64. However, some were clearer on this matter: see Aertnys, Damen, and Visser, Theologia moralis, 2:263, n. 3.
65. St. Thomas points out that distributive and commutative justice are in play in the same act, using the example of a distribution which gives an individual less than his or her fair share (see S.t., 2–2, q. 62, a. 1, ad 3). And since commutative justice by definition exists in a two-sided relationship, it cannot be present in the government’s relation to a citizen without being present in that citizen’s relationship with the government.
66. See Aertnys, Damen, and Visser, Theologia moralis, 2:263; also see 2:311–12, where two opinions are presented, one requiring restitution for tax fraud, the other only compliance with the law’s requirements in the matter.
67. A similar explanation of the requirement to make restitution: St. Thomas, In Sent., 4, d. 15, q. 1, a. 5, qu’la 2.
68. Must Jane tell Sally what she did? In general, no, and doing so might only cause Sally unnecessary distress. Still, Jane could have an obligation of some sort to tell Sally. For example, Jane might judge that telling Sally is necessary to put an end to the temptation to steal her things.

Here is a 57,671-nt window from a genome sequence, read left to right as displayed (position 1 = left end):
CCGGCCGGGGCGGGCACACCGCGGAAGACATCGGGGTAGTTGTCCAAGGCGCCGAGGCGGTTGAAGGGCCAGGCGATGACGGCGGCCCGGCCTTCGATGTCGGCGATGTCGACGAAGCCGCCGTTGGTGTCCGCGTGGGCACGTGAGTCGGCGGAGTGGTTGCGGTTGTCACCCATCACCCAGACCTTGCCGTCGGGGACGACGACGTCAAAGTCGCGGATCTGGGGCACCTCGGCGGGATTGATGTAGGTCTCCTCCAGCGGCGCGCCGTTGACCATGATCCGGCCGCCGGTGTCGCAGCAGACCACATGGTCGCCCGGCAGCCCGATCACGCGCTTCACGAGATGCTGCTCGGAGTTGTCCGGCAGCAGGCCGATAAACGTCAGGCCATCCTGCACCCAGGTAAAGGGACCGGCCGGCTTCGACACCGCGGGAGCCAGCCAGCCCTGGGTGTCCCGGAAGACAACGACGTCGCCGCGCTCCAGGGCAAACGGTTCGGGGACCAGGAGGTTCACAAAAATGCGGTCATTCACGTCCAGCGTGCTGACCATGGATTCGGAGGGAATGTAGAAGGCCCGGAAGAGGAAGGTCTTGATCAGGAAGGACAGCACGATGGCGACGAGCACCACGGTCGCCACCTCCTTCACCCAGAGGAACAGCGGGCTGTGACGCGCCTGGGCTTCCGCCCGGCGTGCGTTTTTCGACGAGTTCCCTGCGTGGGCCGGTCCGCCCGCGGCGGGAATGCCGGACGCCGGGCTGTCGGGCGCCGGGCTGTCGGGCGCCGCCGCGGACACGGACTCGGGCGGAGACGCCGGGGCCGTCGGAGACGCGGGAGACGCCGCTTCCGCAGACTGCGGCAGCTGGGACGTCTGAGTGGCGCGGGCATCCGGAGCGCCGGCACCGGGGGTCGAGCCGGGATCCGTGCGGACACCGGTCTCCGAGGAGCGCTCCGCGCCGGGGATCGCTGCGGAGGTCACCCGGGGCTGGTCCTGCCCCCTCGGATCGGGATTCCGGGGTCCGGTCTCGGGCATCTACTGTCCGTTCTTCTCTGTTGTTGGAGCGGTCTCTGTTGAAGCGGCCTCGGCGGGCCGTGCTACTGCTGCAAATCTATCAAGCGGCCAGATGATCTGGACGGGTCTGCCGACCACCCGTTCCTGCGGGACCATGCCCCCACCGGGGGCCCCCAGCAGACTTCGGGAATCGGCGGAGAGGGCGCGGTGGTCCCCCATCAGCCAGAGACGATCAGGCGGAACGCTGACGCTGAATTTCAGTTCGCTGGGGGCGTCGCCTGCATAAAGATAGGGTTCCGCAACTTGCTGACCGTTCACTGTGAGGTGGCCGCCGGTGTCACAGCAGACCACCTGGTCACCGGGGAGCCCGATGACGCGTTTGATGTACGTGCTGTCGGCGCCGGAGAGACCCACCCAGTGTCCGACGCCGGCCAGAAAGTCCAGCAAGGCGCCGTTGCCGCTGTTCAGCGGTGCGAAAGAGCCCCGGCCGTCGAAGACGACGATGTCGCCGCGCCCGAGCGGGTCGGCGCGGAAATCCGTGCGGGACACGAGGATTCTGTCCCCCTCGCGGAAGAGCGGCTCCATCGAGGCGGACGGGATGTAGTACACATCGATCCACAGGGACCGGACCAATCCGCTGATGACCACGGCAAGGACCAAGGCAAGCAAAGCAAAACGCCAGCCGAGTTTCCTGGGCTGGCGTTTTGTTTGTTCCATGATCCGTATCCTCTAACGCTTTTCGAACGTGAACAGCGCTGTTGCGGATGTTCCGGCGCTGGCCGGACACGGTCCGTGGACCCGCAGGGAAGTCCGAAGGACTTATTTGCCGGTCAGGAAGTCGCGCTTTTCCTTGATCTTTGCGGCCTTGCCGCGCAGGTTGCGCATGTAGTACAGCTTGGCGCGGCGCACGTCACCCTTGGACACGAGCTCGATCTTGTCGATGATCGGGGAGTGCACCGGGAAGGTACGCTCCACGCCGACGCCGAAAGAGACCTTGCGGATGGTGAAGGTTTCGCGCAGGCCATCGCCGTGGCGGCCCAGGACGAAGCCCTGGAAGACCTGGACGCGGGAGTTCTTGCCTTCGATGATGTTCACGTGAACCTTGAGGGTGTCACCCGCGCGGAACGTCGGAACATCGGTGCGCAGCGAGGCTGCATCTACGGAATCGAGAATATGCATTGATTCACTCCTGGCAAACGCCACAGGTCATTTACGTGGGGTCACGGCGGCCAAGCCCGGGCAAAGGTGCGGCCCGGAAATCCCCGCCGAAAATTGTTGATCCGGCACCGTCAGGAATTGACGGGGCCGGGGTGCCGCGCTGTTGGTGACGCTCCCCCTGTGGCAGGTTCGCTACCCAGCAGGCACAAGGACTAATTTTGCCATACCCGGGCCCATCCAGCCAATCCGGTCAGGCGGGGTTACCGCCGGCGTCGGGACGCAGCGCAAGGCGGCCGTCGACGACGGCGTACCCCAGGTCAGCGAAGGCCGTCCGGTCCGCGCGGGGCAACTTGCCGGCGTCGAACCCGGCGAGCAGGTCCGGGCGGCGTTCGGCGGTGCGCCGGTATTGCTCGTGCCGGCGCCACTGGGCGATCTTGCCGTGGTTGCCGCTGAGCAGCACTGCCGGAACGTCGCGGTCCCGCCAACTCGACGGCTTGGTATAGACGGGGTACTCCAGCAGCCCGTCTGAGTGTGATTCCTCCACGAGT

69. Some classical moralists mistakenly generalize from this kind of case, in which giving alms is appropriate restitution, to suggest almsgiving as an alternative to restitution, without reference to the victim of injustice. This mistaken suggestion obviously results from confusion between making restitution and doing penance for sin. Almsgiving often is a suitable penance but is appropriate as restitution only when it is the best way of remedying the injustice suffered by the victim.
70. For an interesting application of the Christian principle of mercy to both those owing and those deserving restitution in a specific type of case: James Druckenbrod, “Medical Malpractice: A Christian Ethical Perspective,” Linacre Quarterly 58 (Nov. 1991): 13–33.